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Correlating brain blood oxygenation level dependent (BOLD) fractal dimension mapping with magnetic resonance spectroscopy (MRS) in Alzheimer’s disease

  • Mohammed A. Warsi
  • William Molloy
  • Michael D. NoseworthyEmail author
Research Article

Abstract

Objectives

To correlate temporal fractal structure of resting state blood oxygen level dependent (rsBOLD) functional magnetic resonance imaging (fMRI) with in vivo proton magnetic resonance spectroscopy (1H-MRS), in Alzheimer’s disease (AD) and healthy age-matched normal controls (NC).

Materials and methods

High temporal resolution (4 Hz) rsBOLD signal and single voxel (left putamen) magnetic resonance spectroscopy data was acquired in 33 AD patients and 13 NC. The rsBOLD data was analyzed using two types of fractal dimension (FD) analysis based on relative dispersion and frequency power spectrum. Comparisons in FD were performed between AD and NC, and FD measures were correlated with 1H-MRS findings.

Results

Temporal fractal analysis of rsBOLD, was able to differentiate AD from NC subjects (P = 0.03). Low FD correlated with markers of AD severity including decreased concentrations of N-acetyl aspartate (R = 0.44, P = 0.015) and increased myoinositol (mI) (R = −0.45, P = 0.012).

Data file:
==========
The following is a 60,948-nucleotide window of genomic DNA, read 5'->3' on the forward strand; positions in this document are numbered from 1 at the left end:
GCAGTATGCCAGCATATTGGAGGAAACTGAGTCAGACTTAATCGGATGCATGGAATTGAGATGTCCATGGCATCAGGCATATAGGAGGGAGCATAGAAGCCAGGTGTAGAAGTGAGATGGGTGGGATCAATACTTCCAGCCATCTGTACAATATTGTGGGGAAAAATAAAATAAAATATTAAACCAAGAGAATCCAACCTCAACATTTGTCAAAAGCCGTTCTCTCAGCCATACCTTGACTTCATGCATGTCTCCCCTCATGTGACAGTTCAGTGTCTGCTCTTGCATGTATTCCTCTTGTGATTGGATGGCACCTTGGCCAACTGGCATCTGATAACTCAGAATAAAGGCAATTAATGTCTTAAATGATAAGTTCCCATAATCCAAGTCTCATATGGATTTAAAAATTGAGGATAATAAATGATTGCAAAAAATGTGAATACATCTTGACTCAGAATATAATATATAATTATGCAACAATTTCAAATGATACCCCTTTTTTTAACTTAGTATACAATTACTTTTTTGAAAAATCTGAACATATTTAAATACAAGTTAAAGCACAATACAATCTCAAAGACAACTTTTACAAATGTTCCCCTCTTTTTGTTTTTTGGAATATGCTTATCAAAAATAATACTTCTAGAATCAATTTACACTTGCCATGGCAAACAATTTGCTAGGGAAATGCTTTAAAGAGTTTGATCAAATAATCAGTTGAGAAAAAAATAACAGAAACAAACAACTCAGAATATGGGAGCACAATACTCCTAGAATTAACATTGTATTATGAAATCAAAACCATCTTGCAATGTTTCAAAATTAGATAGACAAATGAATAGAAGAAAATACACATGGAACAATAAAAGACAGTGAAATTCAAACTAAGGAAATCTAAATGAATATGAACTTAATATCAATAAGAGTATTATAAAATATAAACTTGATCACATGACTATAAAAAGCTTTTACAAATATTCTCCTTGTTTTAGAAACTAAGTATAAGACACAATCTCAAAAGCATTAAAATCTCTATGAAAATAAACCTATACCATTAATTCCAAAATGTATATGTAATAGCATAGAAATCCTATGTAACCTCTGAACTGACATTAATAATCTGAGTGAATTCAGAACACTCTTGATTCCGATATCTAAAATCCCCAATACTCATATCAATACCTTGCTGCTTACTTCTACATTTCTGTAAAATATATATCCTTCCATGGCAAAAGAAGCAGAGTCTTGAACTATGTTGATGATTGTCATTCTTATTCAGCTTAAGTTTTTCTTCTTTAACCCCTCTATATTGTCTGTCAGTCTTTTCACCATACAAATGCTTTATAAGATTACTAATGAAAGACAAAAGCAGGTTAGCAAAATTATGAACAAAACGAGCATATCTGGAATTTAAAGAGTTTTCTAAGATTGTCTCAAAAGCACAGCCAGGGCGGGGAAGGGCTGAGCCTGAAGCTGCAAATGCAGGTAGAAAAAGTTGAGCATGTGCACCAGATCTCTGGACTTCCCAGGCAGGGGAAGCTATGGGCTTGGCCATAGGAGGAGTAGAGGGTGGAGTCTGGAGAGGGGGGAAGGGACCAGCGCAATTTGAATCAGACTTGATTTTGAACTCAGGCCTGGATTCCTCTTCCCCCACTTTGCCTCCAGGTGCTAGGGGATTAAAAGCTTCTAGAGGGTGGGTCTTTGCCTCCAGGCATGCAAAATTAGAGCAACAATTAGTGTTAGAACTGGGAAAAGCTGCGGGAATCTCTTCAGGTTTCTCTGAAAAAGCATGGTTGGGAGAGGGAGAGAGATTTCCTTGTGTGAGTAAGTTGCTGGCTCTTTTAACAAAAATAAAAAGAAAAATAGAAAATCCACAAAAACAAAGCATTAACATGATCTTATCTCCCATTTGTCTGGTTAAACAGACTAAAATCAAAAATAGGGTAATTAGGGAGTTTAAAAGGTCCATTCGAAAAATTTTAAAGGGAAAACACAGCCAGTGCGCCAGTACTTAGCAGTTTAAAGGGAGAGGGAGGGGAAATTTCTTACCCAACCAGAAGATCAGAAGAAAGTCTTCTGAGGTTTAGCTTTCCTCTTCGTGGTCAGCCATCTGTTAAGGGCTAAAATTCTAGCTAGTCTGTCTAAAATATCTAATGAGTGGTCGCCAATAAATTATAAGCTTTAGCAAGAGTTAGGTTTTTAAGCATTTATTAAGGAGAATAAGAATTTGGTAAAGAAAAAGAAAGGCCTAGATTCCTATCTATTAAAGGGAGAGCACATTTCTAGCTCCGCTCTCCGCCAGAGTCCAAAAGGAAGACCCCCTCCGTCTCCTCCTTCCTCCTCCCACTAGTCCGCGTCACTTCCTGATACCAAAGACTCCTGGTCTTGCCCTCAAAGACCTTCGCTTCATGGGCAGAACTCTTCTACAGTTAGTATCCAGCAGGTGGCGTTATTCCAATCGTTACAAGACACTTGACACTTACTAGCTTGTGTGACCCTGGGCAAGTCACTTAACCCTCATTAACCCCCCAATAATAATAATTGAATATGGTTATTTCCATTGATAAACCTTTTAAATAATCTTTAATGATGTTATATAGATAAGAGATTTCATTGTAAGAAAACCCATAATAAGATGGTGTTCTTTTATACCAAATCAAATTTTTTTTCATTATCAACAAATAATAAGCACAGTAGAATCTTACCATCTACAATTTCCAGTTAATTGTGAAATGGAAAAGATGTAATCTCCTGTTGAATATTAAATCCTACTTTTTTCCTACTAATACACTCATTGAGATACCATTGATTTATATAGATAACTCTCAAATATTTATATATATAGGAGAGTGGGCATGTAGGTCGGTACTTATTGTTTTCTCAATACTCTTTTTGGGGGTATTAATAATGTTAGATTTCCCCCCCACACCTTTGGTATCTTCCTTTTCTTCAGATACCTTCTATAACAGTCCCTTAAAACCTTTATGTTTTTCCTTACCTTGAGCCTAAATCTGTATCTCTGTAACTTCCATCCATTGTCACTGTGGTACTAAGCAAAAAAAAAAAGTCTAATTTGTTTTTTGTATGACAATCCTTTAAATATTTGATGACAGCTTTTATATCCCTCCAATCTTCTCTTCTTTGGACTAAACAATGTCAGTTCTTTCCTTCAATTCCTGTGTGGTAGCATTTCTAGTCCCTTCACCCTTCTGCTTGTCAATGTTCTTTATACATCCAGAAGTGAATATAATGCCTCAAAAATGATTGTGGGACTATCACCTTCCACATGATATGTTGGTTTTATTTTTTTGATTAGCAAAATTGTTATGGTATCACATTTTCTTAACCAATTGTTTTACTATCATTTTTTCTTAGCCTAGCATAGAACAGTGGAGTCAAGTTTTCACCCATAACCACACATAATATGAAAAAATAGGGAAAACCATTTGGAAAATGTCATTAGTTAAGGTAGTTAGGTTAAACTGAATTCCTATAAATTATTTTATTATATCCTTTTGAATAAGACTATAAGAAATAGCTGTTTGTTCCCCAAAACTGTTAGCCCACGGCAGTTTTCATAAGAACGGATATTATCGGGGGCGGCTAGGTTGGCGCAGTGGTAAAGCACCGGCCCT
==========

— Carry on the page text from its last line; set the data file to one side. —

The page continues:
Conclusion

Based on these results we suggest fractal analysis of rsBOLD could provide an early marker of AD.

Keywords

Fractals Magnetic resonance imaging Magnetic resonance spectroscopy 

Notes

Acknowledgments

This work was supported by the Canadian Institute of Health Research (CHIR) FRN79779 (WM) and the Ontario Graduate Scholarship in Science and Technology Fund Raymond Moore Scholarship (MAW).

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Copyright information

© ESMRMB 2012

Authors and Affiliations

  • Mohammed A. Warsi
    • 1
    • 2
    • 3
  • William Molloy
    • 4
    • 9
  • Michael D. Noseworthy
    • 1
    • 2
    • 3
    • 5
    • 6
    • 7
    • 8
    Email author
  1. 1.School of Biomedical EngineeringMcMaster UniversityHamiltonCanada
  2. 2.Department of Psychiatry and Behavioural NeuroscienceHamiltonCanada
  3. 3.Brain-Body InstituteSt. Joseph’s HealthcareHamiltonCanada
  4. 4.St. Peter’s Centre for Studies in AgingHamiltonCanada
  5. 5.Electrical and Computer EngineeringMcMaster UniversityHamiltonCanada
  6. 6.Medical Physics and Applied Radiation SciencesMcMaster UniversityHamiltonCanada
  7. 7.Imaging Research CentreSt. Joseph’s HealthcareEast HamiltonCanada
  8. 8.Department of RadiologyMcMaster UniversityHamiltonCanada
  9. 9.Department of Gerontology and RehabilitationUniversity College CorkCorkIreland

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